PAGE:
BNY Mellon: Insights into North American Investors’ Views of Corporate Access

BNY Mellon recently interviewed 40 institutional investors to gauge opinions on non-deal roadshows by foreign issuers. The profiles of investors, their assets under management, styles and location varied. Findings make an interesting reading, especially in the light of current wave of regulatory spotlight surrounding Corporate Access in the UK.

Trends in North American Investor landscape:

* There are $13.3 trillion in active equity assets under management in North America (approximately 60% of the total active equity assets managed globally), compared to $6.4 trillion in 2008.

* Over 3000 active asset management firms invest internationally in North America, a 75% increase since 2005.

* Top 5 investment centres for international investors are New York, Boston, San Francisco, Los Angeles, Toronto.

Survey findings of the survey (from report’s executive summary)

* 43% of investors rate their current level of corporate access to non-North American companies as ‘Average’ or ‘Poor’, driven mostly by dissatisfaction from investors located in secondary investment centres.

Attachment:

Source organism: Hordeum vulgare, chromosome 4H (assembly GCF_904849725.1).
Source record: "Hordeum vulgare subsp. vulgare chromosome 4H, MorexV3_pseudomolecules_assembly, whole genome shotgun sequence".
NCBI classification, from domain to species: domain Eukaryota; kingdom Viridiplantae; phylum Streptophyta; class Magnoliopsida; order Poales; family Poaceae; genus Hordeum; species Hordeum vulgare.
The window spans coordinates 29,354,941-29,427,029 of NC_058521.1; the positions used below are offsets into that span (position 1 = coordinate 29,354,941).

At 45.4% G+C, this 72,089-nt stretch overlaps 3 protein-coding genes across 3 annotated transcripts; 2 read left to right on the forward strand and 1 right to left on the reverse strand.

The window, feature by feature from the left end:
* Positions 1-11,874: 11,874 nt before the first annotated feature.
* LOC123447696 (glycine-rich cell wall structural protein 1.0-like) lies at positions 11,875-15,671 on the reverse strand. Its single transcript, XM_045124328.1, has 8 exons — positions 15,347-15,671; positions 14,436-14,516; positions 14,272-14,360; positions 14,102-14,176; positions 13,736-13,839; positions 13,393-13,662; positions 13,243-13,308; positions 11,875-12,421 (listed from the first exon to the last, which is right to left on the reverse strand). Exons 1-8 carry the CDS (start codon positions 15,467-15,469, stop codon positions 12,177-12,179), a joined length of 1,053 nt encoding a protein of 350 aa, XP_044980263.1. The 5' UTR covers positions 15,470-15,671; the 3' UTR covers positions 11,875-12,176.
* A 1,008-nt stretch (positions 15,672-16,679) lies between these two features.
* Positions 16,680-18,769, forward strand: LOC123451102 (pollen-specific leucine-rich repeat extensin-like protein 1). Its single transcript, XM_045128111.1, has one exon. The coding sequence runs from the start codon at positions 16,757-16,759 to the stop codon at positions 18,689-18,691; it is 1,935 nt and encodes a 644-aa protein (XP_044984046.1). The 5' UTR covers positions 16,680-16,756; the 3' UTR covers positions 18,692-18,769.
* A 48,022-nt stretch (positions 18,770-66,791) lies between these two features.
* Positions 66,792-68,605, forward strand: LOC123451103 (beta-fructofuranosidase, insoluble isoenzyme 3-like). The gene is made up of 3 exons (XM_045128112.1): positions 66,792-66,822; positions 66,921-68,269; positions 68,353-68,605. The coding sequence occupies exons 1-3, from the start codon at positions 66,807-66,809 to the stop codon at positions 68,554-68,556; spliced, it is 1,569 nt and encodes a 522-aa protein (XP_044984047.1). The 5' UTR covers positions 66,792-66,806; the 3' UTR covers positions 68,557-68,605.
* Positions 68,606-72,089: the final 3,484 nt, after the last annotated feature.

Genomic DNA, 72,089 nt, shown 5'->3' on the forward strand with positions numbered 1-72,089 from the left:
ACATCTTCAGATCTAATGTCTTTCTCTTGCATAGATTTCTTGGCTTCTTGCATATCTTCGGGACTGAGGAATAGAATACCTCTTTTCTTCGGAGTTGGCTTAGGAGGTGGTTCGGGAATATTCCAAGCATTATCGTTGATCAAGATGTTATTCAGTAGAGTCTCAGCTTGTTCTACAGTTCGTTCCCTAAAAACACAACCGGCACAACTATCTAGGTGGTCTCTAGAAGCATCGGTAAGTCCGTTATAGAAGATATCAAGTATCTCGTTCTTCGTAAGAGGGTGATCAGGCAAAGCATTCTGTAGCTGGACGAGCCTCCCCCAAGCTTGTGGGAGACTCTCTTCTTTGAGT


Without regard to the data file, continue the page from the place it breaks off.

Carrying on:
* Regardless of investors’ overall satisfaction with their current direct access, over three-quarters of study respondents state that they face limitations in obtaining access to non-North American companies. This is most pronounced with investors from secondary investment cities, where 87% claim to face some limitations in gaining access to non-North American companies versus only 69% in primary centres.

– 60% of respondents assert that lack of corporate access eliminates a non-North American company from their investment universe.

– Over a quarter of investors have decreased the number of investor meetings
facilitated by the brokerage community — with the mean percentage of meetings
facilitated by brokers at 68%.

– Before initiating a position in a non-North American company, 72% of investors
require at least one meeting with senior management in order to establish confidence in the team and gain a detailed understanding of the company story and strategy.

– A majority of study respondents agree that operational heads of non-North American companies should be more visible to investors, because their technical knowledge and unique perspectives provide additional invaluable insight to the investment community.

The growing equity assets under management of investors with global mandates will continue to present opportunities for IR teams around the world. However, it will be increasingly difficult for IR teams to facilitate face to face meetings with growing amount of investors, especially in tier 2 and tier 3 investment centres. We believe effective use to technology in investor engagement can play a large part in bridging this gap in the future.

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